How to cut and hang your siding

This week, our Jill of All Trades, Jill Washburn, continues with her siding project. With the prep work done, it’s time to hang the first piece of siding.  

One of the first things you need to know, says Jill, is that siding expands and contracts with the weather so you have to allow for that when you measure and cut your siding pieces. That means that, unless you’re hanging your siding on a super-hot day, you need to cut it just a tiny bit shorter than the full measurement from the deepest part of the J-channel at one end to the deepest part of the J-channel on the other side. Leave just a tiny bit of space at each end, maybe a quarter inch or so. You want the J-channel to easily cover the end of the siding, but have a little room for expansion.

At the same time, you have to plan for contraction in the coldest weather, so if you’re hanging siding when it’s really warm, you’ll want to keep in mind that the length of it is going to shrink a tiny bit in the winter.

Once you figure out your measurements, it’s time to cut the siding. Jill says that you can do this with a miter saw, a skill saw, or even some tin snips. If your tin snips are sharp, you’ll be shocked, says Jill, how easily they will cut through vinyl siding. Jill cut her siding with a skill saw.  

**PRO TIP** If you’re using a saw to cut your siding, take the blade off, turn it around, and reinstall it backwards. Making the saw blade a little less aggressive will make it less likely to shatter or crack your vinyl siding while you’re cutting, especially if you’re working on a cold day when the siding will be less flexible/more brittle.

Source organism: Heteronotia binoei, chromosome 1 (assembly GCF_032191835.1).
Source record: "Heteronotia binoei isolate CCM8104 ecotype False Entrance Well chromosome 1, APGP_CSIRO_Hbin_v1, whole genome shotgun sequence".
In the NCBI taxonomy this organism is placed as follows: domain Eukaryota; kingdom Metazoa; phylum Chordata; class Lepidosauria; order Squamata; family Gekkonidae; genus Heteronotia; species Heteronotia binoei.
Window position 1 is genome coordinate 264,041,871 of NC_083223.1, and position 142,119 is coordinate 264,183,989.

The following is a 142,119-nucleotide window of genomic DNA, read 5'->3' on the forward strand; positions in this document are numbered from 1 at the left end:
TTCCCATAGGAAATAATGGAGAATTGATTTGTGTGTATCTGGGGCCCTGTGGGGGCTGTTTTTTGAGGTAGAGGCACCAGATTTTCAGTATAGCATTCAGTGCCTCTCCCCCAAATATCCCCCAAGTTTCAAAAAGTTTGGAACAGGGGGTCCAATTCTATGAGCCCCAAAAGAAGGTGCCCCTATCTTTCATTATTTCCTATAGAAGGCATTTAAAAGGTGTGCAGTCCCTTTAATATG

Once you’ve measured and cut your siding piece, it’s time to install it.  Start by fitting it into the J-channel. When you have that in place the way that you want it, leaving room for expansion/contraction, you’ll then want to make sure it’s clipped onto the starter strip at the bottom. You should be able to feel it engage, says Jill. It’ll kind of snap on and when you pull up on the siding a bit, you’ll feel it clip on. It should stay clipped on once it’s engaged. Next, it’s time to nail it on. 

Jill recommends starting with your first nail class in the middle of the length of the piece. She gives the siding a quick tug up, just to make sure it’s where it should be and then she nails it at the top. The nail holes at the top of the siding will be slots. Jill says to aim for nailing in the center of the length of the slot. As with the J-channel, the nail should not go all the way in, tight to the wall. It should be in, but just loose enough for the siding to slide ever so slightly. Again, you have to allow for movement with the temperature changes.

With the first nail in place, you can nail down the rest of the length of the piece. The nails should be no more than 16” apart. Many full-size contractor hammers are 16” in length. If yours is like that, it’s an easy way to measure your way across the wall. Jill’s hammer is smaller so she chose a different way to measure. The slots at the top of the siding are at 2” intervals, on-center. So, Jill just counted every eight slots and nailed that way.

If your pieces aren’t long enough to cover the length of your span, you’ll need to piece them together. They should overlap a bit, again keeping in mind that there will be expansion and contraction over the course of the year.

**PRO TIP** If possible, try to determine the angles from which that wall of the house is most likely to be viewed and overlap the siding so that the cut edge faces the other direction, away from your viewing angle. This will make the seams less visible. Also, make sure any seams you have are staggered. You DO NOT want the seams to line up as you look up the wall.  Staggering them makes them much less obvious.

Once your first siding row is in place, you can start the second row. Each row will clip onto the top of the previous row, just like the first row clipped onto the starter strip. At some point, you will likely have to work your way around doors, windows, or other architectural elements. Also, you’ll need to know how to finish it, when you get to the top of the wall. Jill will guide us through those issues on the next Jill of All Trades.

In the mean time, if you’d like to watch Jill take you through the siding process, just click on the video player above.